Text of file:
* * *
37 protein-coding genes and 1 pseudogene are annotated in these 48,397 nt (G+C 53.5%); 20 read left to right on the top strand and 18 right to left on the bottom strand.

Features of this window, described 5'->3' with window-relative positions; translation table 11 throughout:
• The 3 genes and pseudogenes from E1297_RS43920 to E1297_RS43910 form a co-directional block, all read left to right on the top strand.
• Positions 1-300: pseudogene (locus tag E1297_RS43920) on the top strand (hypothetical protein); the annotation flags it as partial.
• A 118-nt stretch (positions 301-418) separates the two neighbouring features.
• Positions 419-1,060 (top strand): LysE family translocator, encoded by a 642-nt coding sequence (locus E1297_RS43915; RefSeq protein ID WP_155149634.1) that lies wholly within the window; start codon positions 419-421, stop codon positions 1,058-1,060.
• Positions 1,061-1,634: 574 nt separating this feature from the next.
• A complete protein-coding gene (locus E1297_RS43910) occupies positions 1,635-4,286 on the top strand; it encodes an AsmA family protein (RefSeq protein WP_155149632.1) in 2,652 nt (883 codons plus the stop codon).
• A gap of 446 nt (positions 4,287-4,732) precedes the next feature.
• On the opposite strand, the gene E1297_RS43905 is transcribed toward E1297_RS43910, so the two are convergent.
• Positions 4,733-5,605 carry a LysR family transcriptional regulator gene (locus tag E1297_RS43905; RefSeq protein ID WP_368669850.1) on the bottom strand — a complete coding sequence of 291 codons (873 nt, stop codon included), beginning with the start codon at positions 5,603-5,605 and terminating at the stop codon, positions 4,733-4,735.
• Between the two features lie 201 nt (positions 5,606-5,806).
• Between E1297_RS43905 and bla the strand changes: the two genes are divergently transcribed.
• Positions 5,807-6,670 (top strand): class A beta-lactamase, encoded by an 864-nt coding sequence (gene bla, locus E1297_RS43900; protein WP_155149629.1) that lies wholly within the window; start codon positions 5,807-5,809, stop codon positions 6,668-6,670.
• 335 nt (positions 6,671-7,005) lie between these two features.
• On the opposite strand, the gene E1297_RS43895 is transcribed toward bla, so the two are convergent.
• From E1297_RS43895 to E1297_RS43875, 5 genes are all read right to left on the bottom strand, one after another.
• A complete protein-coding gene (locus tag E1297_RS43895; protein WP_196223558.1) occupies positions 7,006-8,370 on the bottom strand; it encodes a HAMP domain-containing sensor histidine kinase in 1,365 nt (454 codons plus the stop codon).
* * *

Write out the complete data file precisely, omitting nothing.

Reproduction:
37 protein-coding genes and 1 pseudogene are annotated in these 48,397 nt (G+C 53.5%); 20 read left to right on the top strand and 18 right to left on the bottom strand.

Features of this window, described 5'->3' with window-relative positions; translation table 11 throughout:
• The 3 genes and pseudogenes from E1297_RS43920 to E1297_RS43910 form a co-directional block, all read left to right on the top strand.
• Positions 1-300: pseudogene (locus tag E1297_RS43920) on the top strand (hypothetical protein); the annotation flags it as partial.
• A 118-nt stretch (positions 301-418) separates the two neighbouring features.
• Positions 419-1,060 (top strand): LysE family translocator, encoded by a 642-nt coding sequence (locus E1297_RS43915; RefSeq protein ID WP_155149634.1) that lies wholly within the window; start codon positions 419-421, stop codon positions 1,058-1,060.
• Positions 1,061-1,634: 574 nt separating this feature from the next.
• A complete protein-coding gene (locus E1297_RS43910) occupies positions 1,635-4,286 on the top strand; it encodes an AsmA family protein (RefSeq protein WP_155149632.1) in 2,652 nt (883 codons plus the stop codon).
• A gap of 446 nt (positions 4,287-4,732) precedes the next feature.
• On the opposite strand, the gene E1297_RS43905 is transcribed toward E1297_RS43910, so the two are convergent.
• Positions 4,733-5,605 carry a LysR family transcriptional regulator gene (locus tag E1297_RS43905; RefSeq protein ID WP_368669850.1) on the bottom strand — a complete coding sequence of 291 codons (873 nt, stop codon included), beginning with the start codon at positions 5,603-5,605 and terminating at the stop codon, positions 4,733-4,735.
• Between the two features lie 201 nt (positions 5,606-5,806).
• Between E1297_RS43905 and bla the strand changes: the two genes are divergently transcribed.
• Positions 5,807-6,670 (top strand): class A beta-lactamase, encoded by an 864-nt coding sequence (gene bla, locus E1297_RS43900; protein WP_155149629.1) that lies wholly within the window; start codon positions 5,807-5,809, stop codon positions 6,668-6,670.
• 335 nt (positions 6,671-7,005) lie between these two features.
• On the opposite strand, the gene E1297_RS43895 is transcribed toward bla, so the two are convergent.
• From E1297_RS43895 to E1297_RS43875, 5 genes are all read right to left on the bottom strand, one after another.
• A complete protein-coding gene (locus tag E1297_RS43895; protein WP_196223558.1) occupies positions 7,006-8,370 on the bottom strand; it encodes a HAMP domain-containing sensor histidine kinase in 1,365 nt (454 codons plus the stop codon).